Editorial: There’s more to safety than parking tickets

Ask any upperclassman what he/she thinks of the Department of Public Safety and you’ll likely get a two-word response: parking tickets.

Sadly, this is not the bad punch line of an even worse joke. Public Safety officers, while charged with promoting the well-being of the University population, instead spend a great deal of time checking hangtags and slipping tickets underneath windshield wipers.

These men and women are often lumped into the same category as rent-a-cops or mall security officials, but this criticism is underserved — these officers indeed do what they can to maintain a sense of safety on campus. Where the problem seems to exist is in the staffing decisions made at the headquarters of the department.

It doesn’t seem that there are enough officers to maintain order at the University. Shortages in the department are resulting in officers being spread thin to cover all of the trouble areas, such as Stanford Hall and the Quad. This is a very dangerous practice, especially if something serious does happen.

While there are generally enough officers in these high-traffic buildings at night, staffing them adequately destroys the department’s ability to patrol the campus, which becomes important as the sky gets darker. This means that students who would otherwise be protected by officers biking, walking and driving around the campus are instead exposed to potential harm, especially at the always-popular West campus apartments, which do not have emergency call boxes in case of problems.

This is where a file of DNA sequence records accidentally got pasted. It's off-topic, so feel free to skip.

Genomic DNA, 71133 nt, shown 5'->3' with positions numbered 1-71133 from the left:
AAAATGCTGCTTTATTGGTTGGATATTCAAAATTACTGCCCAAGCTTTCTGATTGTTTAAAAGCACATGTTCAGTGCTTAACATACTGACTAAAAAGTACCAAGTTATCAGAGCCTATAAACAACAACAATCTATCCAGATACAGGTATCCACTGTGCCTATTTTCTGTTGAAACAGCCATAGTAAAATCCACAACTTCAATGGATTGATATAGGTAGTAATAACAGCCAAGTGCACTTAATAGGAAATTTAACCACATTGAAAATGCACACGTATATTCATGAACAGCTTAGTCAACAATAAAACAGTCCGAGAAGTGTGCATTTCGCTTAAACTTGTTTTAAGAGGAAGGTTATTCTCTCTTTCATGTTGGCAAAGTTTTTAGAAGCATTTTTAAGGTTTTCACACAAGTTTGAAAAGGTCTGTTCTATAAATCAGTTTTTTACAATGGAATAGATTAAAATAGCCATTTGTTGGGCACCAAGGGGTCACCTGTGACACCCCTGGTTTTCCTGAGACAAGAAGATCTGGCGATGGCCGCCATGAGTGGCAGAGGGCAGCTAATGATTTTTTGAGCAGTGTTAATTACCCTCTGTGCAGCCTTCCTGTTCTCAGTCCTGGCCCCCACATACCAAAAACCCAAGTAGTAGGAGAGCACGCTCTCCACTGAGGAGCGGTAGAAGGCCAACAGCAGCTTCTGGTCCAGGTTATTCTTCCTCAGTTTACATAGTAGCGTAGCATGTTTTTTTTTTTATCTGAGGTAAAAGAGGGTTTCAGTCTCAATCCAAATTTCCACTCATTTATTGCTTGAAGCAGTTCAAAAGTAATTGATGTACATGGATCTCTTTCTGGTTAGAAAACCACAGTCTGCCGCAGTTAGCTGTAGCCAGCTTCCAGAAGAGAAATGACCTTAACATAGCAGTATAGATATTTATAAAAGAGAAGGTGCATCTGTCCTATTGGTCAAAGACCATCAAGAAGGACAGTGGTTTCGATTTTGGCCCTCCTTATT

Having more officers around late at night would do more than just protect students from dangerous situations, however. This practice would also cut down on vandalism on campus, evident in situations such as damage to resident rooms, the paint near the stairs of the SEPTA shuttle overpass on South campus and even the “chalk monster” of last spring, whose messages cost the University a great deal of money to power wash off of buildings and other structures on campus. Clearly, if more officers had been patrolling the campus, this would not have been a problem.

Villanova is lucky so far in that major crimes have not been committed against students on campus in quite some time. But it’s not likely this protective bubble will last forever, and when something does happen, the campus will need the immediate response of these men and women who, we hope, will not be craning their necks to check a hangtag. After all, these officers work for an office called Public Safety, not Parking Service. It’s time for the department heads to live up to that name by hiring more officers to keep us safe.